Paul Kei Matsuda
Myth: International and U.S. Resident ESL Writers Cannot be Taught in the Same Class

Writing Myths: Applying Second Language Research to Classroom Teaching (2008)

As the multilingual population in U.S. higher education becomes more diverse, it is becoming increasingly difficult to fit them into neat categories that have long served as the basis for placement practices and curriculum design. As a result, many resident "ESL" writers are placed in language courses that have traditionally been designed with international students in mind. In this book chapter, I argue that it is not possible to find a perfect placement option that works for everyone; instead, second language writing courses need to be reconceived and redesigned to in light of the reality of today's multilingual student population.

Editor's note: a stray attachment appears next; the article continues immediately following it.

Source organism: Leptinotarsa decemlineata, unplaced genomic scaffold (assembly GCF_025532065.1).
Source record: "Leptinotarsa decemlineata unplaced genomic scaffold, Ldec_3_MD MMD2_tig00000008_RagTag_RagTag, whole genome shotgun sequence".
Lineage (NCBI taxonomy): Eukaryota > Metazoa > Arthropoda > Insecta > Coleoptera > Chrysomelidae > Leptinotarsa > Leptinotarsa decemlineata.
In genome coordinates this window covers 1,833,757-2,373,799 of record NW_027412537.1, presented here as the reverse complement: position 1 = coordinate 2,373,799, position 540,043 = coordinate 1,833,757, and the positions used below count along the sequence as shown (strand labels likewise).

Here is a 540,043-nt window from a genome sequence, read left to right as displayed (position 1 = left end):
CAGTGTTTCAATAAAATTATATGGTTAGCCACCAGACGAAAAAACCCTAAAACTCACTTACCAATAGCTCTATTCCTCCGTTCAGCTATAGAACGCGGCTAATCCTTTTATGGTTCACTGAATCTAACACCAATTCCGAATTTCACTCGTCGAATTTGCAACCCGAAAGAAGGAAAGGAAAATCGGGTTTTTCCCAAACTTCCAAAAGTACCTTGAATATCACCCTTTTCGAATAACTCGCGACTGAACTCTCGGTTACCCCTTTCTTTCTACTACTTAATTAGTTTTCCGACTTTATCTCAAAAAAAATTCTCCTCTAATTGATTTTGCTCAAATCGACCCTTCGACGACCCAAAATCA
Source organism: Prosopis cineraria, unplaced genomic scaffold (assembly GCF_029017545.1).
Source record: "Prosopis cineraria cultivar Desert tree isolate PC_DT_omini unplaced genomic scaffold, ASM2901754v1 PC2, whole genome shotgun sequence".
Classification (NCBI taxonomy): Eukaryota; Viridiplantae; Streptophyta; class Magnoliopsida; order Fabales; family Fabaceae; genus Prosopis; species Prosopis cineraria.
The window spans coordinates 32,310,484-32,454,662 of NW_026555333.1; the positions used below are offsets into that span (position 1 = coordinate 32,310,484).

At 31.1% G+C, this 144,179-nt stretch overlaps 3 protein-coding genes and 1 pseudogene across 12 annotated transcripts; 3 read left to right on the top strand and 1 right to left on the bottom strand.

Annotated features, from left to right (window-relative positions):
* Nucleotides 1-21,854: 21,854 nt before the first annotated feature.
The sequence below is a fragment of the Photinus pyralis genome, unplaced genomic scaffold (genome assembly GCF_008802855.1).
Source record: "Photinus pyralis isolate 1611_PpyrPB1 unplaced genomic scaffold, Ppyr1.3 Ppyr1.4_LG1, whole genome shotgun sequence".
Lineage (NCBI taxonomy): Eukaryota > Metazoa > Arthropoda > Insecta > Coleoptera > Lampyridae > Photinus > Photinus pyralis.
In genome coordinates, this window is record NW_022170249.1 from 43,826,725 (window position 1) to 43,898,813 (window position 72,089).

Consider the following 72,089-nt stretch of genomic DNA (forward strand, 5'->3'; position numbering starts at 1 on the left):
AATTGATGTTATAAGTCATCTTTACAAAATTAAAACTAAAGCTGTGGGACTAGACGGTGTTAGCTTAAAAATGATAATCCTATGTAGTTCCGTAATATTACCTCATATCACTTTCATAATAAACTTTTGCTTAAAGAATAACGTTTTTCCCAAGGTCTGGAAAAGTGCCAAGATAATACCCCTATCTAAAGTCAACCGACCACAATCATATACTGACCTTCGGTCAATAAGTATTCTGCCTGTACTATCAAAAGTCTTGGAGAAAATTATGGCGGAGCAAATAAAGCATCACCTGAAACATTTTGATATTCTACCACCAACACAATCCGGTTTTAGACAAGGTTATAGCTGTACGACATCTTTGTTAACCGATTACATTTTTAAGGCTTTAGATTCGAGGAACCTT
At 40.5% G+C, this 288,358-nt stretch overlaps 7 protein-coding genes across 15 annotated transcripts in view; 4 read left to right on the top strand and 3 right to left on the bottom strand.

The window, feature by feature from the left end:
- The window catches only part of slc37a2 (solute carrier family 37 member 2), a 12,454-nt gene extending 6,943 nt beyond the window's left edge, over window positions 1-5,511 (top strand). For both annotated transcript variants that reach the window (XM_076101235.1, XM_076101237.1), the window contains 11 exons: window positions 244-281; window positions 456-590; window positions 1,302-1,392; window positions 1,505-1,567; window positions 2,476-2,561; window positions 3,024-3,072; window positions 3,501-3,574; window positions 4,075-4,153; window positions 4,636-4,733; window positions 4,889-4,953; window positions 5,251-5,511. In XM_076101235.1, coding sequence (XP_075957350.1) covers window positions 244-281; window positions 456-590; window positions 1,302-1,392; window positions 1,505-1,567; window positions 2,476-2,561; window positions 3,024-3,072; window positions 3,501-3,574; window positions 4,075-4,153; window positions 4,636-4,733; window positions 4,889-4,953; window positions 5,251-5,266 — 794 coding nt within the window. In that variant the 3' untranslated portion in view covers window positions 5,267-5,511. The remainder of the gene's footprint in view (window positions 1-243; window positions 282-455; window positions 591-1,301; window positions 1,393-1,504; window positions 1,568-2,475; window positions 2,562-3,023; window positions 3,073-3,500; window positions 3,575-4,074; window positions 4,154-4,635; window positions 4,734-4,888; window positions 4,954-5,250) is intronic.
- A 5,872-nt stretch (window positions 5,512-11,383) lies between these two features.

Matsuda, P. K. (2008). Myth: International and U.S. resident ESL writers cannot be taught in the same class. In J. M. Reid (Ed.), Writing myths: Applying second language research to classroom teaching (pp. 159-176). Ann Arbor: University of Michigan Press.

Updated on April 28, 2013